Effects of Iron Overload on Immunity

In contrast to the numerous studies conducted in humans and laboratory animals on the effects of iron deficiency on immune responses, less work has been conducted on the effects of iron overload on immune functions. Part of the reason for this is the fact that primary iron overload is not as common as iron deficiency. However, iron overload due to repeated blood transfusion in patients with haemoglobinopathies or renal disease is not rare.

Iron overload and T-cell functions

Patients with iron overload due to multiple transfusion (beta-thalassaemia, sickle-cell disease) generally have reduced proportions of T lymphocytes and

  1. 11.3. Protein kinase C translocation from the cytosol to the cell membrane of lymphocytes as a function of iron status. Values are mean ± standard error of the mean ratio of membrane-bound protein kinase C activity to cytosolic protein kinase C activity. C, control; PF, pair-fed; ID, iron-deficient; R3, R7 and R14, iron-deficient mice that received the control diet (repletion protocol) for 3 days (R3), 7 days (R7) and 14 days (R14); Con A, concanavalin A; PHA, phytohaemagglutinin. Bars with different letters are significantly different from each other (P < 0.05). (Reproduced with permission from John Wiley & Sons Inc., from Kuvibidila et al., 1999.)
  2. 11.3. Protein kinase C translocation from the cytosol to the cell membrane of lymphocytes as a function of iron status. Values are mean ± standard error of the mean ratio of membrane-bound protein kinase C activity to cytosolic protein kinase C activity. C, control; PF, pair-fed; ID, iron-deficient; R3, R7 and R14, iron-deficient mice that received the control diet (repletion protocol) for 3 days (R3), 7 days (R7) and 14 days (R14); Con A, concanavalin A; PHA, phytohaemagglutinin. Bars with different letters are significantly different from each other (P < 0.05). (Reproduced with permission from John Wiley & Sons Inc., from Kuvibidila et al., 1999.)

CD4+ T-cells and a reduced ratio of CD4+/CD8+ T-cells (Gugliemo et al., 1984; Kaplan et al., 1984; Dwyer et al., 1987; Table 11.1). Lymphocyte proliferative responses to mitogens and delayed-type hypersensitivity skin responses to antigens are also reduced in these patients (Hernandez et al., 1980; Munn et al., 1981; Escalona et al., 1987). However, it is not always certain whether the reduction in the proportion of T-cells is due to iron overload alone or to a combination with other factors, such as alloantigen sensitization or the coexistence of other nutrient deficiencies (protein-energy malnutrition, zinc, vitamin A, vitamin E), which are also known to impair cell-mediated and non-specific immunity (Kuvibidila et al., 1993). However, since iron chelation by desferrioxamine has been shown to improve lymphocyte proliferation, there is no doubt that iron overload plays some role in impaired immune responses in transfused patients. While there is no information on cytokine secretion, the percentages of CD3 + , CD4+ and CD8+ T-cells are slightly increased and lymphocyte proliferative responses to mitogens are reduced in untreated patients with hereditary haemochromatosis (Bryan et al., 1991). Following iron chelation, the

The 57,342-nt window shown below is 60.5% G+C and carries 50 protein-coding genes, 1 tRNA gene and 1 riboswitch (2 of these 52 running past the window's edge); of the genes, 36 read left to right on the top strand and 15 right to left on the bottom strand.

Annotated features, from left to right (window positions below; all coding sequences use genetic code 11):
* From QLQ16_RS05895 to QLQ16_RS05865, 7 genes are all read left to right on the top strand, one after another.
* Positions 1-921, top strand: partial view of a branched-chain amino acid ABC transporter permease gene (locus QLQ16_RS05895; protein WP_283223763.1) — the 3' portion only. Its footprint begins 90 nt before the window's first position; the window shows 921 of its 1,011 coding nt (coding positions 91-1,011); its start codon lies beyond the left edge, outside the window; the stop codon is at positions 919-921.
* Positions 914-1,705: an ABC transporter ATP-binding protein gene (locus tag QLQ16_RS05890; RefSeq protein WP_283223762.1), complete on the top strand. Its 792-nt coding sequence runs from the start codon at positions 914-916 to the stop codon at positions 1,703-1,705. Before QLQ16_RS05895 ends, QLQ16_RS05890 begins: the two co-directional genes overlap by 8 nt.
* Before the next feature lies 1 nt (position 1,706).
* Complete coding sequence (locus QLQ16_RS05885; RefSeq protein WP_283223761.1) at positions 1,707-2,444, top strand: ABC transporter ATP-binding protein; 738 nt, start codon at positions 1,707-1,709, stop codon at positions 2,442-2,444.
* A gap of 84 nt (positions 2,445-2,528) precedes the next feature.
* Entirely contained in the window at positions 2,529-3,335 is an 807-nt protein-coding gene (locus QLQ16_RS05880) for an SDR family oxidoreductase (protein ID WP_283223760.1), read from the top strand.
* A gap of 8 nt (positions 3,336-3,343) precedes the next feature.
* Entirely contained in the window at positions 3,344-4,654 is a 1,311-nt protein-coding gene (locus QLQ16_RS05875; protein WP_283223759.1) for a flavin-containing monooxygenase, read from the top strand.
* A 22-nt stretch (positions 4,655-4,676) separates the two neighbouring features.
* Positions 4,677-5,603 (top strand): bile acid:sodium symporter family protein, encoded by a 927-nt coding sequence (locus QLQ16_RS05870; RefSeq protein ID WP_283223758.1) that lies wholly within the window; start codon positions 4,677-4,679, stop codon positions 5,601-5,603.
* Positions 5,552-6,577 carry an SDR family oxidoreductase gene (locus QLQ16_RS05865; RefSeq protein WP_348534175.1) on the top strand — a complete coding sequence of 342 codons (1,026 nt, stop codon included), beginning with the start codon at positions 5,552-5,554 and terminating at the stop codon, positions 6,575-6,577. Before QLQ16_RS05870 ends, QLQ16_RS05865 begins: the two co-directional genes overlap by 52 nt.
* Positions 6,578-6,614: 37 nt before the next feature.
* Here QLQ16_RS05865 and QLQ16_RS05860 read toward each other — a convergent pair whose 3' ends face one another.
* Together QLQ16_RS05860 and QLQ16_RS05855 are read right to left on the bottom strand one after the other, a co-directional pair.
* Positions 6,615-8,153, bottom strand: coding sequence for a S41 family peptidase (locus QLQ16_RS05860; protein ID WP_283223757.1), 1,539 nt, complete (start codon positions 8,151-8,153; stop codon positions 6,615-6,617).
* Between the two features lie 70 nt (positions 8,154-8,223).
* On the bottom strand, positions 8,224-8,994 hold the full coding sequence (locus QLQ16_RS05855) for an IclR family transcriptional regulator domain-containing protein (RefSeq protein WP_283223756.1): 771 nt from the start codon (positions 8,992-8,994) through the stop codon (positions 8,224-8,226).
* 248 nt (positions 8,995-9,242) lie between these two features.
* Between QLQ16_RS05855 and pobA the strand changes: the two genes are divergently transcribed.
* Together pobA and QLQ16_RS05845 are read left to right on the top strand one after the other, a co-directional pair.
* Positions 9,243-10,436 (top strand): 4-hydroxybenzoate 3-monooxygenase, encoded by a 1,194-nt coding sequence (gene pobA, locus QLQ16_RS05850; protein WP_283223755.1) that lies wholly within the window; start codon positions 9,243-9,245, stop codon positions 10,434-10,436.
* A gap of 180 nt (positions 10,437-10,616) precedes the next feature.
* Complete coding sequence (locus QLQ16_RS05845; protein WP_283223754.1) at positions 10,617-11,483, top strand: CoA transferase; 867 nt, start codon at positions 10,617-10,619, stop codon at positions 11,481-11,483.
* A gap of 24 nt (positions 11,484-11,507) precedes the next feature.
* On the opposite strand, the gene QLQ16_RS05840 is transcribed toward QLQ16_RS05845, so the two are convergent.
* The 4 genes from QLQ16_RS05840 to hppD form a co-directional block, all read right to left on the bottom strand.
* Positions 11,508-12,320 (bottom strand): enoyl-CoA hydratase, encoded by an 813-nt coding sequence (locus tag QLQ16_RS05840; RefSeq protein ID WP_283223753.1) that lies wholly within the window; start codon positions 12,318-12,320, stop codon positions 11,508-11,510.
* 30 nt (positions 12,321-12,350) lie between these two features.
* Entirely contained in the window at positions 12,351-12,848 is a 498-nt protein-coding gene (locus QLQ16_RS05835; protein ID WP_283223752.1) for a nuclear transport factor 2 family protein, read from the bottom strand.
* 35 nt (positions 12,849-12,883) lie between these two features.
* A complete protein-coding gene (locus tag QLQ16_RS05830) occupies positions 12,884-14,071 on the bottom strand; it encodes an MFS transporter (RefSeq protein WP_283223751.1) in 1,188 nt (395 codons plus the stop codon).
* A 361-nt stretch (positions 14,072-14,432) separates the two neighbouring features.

Incubation time (min)

Fig. 11.4. Hydrolysis of cell-membrane phosphatidyl inositol-4,5-bisphosphate in murine lymphocytes as a function of iron status. Data are mean + standard error of the mean IP3 generation in the presence of Con A/IP3 generation in the absence of Con A, expressed as a percentage of that ratio at zero time. C, control; PF, pair-fed; ID, iron-deficient; Con A, concanavalin A; IP3, inositol-1,3,5-trisphosphate; a,P < 0.01 vs. control and pair-fed mice. (Adapted, with permission from the American Society for Nutritional Sciences, from Kuvibidila et a., 1998.)

Incubation time (min)

Fig. 11.4. Hydrolysis of cell-membrane phosphatidyl inositol-4,5-bisphosphate in murine lymphocytes as a function of iron status. Data are mean + standard error of the mean IP3 generation in the presence of Con A/IP3 generation in the absence of Con A, expressed as a percentage of that ratio at zero time. C, control; PF, pair-fed; ID, iron-deficient; Con A, concanavalin A; IP3, inositol-1,3,5-trisphosphate; a,P < 0.01 vs. control and pair-fed mice. (Adapted, with permission from the American Society for Nutritional Sciences, from Kuvibidila et a., 1998.)

percentages of CD3 + and CD4+ T-cells returned to normal levels, while those of CD8+ decreased below normal levels.